Why Does Meat Turn Black When Cooked?

11 mins read

Last Updated on September 16, 2022

The reason for this iridescent sheen in meat is complex. It depends on several factors, including the age, breed, sex, diet, and exercise. Meat can be a light red or intense purple color, depending on its age, species, dietary content, and exercise level. Myoglobin content varies according to muscle activity, species, and diet. Lamb and beef have higher myoglobin contents than pork, but the color of these two meats is not consistent.

Immature animals have lower myoglobin levels

The myoglobin content of meat can be affected by several factors, including size and basal metabolic rate. Smaller animals have lower myoglobin levels than larger ones, so their meat will be lighter in color. Larger animals, such as deep-diving whales, have higher myoglobin levels than small animals, such as horses. Game animals have higher myoglobin levels than domestic animals, such as venison and bison, and they tend to have darker muscles than domestic animals.

While meat color is an important sensory evaluation parameter, the content of myoglobin in meat depends on the animal’s age, exercise, and storage. Meat with higher levels of myoglobin is typically red in color. In comparison, meat that has been cooked to a well-done level will be grayish-brown. Immature animals have lower myoglobin levels, which will affect how red meat will turn out.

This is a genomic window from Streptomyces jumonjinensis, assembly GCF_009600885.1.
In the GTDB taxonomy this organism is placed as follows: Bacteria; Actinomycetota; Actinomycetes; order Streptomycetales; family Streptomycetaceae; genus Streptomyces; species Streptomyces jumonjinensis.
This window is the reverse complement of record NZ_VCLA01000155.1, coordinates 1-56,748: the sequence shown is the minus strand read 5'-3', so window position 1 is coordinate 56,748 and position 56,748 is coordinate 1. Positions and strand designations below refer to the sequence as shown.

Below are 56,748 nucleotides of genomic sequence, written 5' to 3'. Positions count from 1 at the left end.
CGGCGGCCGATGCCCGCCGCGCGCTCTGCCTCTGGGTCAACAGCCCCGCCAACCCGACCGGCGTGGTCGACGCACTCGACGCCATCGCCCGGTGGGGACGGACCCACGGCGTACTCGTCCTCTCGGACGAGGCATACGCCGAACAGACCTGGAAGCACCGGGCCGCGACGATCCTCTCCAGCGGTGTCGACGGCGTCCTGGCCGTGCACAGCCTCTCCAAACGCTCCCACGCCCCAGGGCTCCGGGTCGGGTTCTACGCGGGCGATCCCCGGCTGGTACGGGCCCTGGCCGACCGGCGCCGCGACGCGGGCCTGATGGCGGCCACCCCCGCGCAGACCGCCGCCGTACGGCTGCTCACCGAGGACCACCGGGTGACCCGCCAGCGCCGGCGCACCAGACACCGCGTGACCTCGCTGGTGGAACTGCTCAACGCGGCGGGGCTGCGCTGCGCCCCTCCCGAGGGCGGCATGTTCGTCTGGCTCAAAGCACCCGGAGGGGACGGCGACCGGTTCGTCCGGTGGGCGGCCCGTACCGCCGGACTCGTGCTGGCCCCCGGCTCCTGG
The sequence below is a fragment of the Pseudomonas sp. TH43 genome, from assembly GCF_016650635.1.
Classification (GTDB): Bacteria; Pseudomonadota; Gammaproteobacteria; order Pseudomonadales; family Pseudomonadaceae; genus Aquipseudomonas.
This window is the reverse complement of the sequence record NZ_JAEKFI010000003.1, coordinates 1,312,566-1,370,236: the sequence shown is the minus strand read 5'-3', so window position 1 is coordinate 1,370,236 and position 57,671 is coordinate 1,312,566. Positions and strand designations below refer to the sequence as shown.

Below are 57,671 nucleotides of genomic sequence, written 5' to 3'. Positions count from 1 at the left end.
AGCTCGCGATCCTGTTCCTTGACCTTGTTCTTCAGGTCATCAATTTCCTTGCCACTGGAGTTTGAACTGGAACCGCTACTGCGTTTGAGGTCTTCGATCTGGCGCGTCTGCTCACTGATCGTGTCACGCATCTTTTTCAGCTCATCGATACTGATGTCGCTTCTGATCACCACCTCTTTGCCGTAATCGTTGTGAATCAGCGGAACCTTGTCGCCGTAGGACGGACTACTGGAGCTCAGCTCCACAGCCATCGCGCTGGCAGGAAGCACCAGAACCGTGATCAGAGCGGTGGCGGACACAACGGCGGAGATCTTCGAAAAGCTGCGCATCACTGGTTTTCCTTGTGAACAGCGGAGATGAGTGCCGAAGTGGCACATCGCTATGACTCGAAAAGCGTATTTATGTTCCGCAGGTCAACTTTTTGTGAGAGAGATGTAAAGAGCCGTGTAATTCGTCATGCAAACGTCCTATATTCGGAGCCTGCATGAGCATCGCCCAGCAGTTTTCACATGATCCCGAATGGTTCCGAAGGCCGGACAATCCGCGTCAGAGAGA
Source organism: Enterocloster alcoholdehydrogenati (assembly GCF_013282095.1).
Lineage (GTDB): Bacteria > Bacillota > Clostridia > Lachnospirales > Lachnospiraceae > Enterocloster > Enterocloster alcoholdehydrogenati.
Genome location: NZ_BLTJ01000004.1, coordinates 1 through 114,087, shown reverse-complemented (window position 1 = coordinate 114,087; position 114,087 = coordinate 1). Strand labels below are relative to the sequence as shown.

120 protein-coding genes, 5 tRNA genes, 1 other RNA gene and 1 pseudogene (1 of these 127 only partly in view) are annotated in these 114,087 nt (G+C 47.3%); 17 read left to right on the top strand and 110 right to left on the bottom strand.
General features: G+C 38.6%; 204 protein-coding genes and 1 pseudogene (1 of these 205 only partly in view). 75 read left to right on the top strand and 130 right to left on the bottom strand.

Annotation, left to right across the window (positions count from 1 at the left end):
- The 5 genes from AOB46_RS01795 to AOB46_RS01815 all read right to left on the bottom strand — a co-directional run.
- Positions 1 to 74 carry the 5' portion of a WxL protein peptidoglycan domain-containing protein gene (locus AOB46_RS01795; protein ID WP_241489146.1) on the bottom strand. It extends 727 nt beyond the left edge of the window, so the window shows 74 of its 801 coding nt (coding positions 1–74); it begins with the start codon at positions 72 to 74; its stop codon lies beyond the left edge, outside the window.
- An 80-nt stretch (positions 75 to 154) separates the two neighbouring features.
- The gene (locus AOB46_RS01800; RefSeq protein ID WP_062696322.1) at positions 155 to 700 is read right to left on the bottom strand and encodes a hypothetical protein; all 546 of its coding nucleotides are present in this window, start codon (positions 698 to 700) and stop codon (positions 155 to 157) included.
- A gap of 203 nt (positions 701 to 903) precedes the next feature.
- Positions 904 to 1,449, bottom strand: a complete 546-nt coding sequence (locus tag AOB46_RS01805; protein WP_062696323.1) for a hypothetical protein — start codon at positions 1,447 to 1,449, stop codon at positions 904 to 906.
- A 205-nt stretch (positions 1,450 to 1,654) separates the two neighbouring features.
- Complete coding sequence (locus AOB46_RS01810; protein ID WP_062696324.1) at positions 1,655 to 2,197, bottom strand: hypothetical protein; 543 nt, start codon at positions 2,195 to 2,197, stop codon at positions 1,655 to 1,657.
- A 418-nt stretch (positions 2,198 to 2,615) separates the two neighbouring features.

The colour of meat is associated with two proteins: myoglobin and iron. Myoglobin reacts with oxygen when in contact with meat, attempting to reach an equilibrium. Meat colour is affected by three different stages. A purplish red colour develops right after cutting meat. Cherry red appears a few minutes later after the meat has been exposed to oxygen. This colour is attributed to the higher concentration of slow-twitch fibers in meat.

Myoglobin reacts with oxygen in an attempt to reach a state of equilibrium

Myoglobin reacts with oxygen in a process called oxidation to darken meat when cooked. It has three different forms: metmyoglobin, oxymyoglobin, and deoxymyoglobin. When meat is cooked, this reaction slows down as the temperature increases. The higher the temperature, the slower the loss of red colour. Higher temperatures slow down the process, and the green and blue values do not change significantly over time.

The rate at which myoglobin converts into metmyoglobin varies across the meat. Oxymyoglobin is converted to metmyoglobin by reacting with oxygen. This reaction is complex, but is responsible for the brown colour of meat. In the process of cooking, the meat undergoes oxidation and the resulting brown colour is metmyoglobin.

The amount of pigmentation within meat affects its appearance when it is raw. Meats that are cut without oxygen show a reddish color, while meat that is fully cooked appears black. This is due to oxidation of the iron contained in myoglobin. Cooking can denature some myoglobin. While myoglobin is denatured at high temperatures, a small amount of it remains.